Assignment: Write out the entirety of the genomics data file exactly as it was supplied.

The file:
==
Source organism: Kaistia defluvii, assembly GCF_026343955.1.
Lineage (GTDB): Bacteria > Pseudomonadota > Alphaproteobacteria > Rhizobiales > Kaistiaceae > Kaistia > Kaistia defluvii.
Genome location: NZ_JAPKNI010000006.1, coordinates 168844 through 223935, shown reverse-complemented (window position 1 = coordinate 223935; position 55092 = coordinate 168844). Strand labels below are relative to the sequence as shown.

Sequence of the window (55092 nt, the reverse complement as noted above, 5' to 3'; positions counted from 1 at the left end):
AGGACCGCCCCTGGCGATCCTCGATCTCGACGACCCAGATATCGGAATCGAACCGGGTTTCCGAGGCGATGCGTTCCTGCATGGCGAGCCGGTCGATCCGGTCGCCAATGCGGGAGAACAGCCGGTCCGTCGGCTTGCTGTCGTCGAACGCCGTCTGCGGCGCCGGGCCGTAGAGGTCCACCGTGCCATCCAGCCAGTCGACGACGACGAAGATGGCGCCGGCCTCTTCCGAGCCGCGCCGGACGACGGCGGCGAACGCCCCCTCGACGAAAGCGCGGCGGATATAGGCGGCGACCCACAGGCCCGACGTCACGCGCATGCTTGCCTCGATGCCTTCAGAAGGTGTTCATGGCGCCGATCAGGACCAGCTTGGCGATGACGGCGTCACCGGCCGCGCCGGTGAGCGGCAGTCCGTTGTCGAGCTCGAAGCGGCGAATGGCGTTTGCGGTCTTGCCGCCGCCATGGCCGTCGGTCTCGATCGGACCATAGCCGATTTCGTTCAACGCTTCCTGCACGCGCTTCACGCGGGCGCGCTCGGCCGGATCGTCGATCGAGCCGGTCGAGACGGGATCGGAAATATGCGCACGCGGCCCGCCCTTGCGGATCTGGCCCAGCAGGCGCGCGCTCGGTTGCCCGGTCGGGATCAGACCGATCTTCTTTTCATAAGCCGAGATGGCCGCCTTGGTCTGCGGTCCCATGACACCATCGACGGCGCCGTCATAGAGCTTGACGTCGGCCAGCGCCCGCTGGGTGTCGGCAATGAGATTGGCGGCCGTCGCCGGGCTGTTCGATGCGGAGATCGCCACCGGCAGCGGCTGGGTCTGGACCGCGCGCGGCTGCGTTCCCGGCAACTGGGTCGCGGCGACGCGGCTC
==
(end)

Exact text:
Source organism: Kaistia defluvii, assembly GCF_026343955.1.
Lineage (GTDB): Bacteria > Pseudomonadota > Alphaproteobacteria > Rhizobiales > Kaistiaceae > Kaistia > Kaistia defluvii.
Genome location: NZ_JAPKNI010000006.1, coordinates 168844 through 223935, shown reverse-complemented (window position 1 = coordinate 223935; position 55092 = coordinate 168844). Strand labels below are relative to the sequence as shown.

Sequence of the window (55092 nt, the reverse complement as noted above, 5' to 3'; positions counted from 1 at the left end):
AGGACCGCCCCTGGCGATCCTCGATCTCGACGACCCAGATATCGGAATCGAACCGGGTTTCCGAGGCGATGCGTTCCTGCATGGCGAGCCGGTCGATCCGGTCGCCAATGCGGGAGAACAGCCGGTCCGTCGGCTTGCTGTCGTCGAACGCCGTCTGCGGCGCCGGGCCGTAGAGGTCCACCGTGCCATCCAGCCAGTCGACGACGACGAAGATGGCGCCGGCCTCTTCCGAGCCGCGCCGGACGACGGCGGCGAACGCCCCCTCGACGAAAGCGCGGCGGATATAGGCGGCGACCCACAGGCCCGACGTCACGCGCATGCTTGCCTCGATGCCTTCAGAAGGTGTTCATGGCGCCGATCAGGACCAGCTTGGCGATGACGGCGTCACCGGCCGCGCCGGTGAGCGGCAGTCCGTTGTCGAGCTCGAAGCGGCGAATGGCGTTTGCGGTCTTGCCGCCGCCATGGCCGTCGGTCTCGATCGGACCATAGCCGATTTCGTTCAACGCTTCCTGCACGCGCTTCACGCGGGCGCGCTCGGCCGGATCGTCGATCGAGCCGGTCGAGACGGGATCGGAAATATGCGCACGCGGCCCGCCCTTGCGGATCTGGCCCAGCAGGCGCGCGCTCGGTTGCCCGGTCGGGATCAGACCGATCTTCTTTTCATAAGCCGAGATGGCCGCCTTGGTCTGCGGTCCCATGACACCATCGACGGCGCCGTCATAGAGCTTGACGTCGGCCAGCGCCCGCTGGGTGTCGGCAATGAGATTGGCGGCCGTCGCCGGGCTGTTCGATGCGGAGATCGCCACCGGCAGCGGCTGGGTCTGGACCGCGCGCGGCTGCGTTCCCGGCAACTGGGTCGCGGCGACGCGGCTC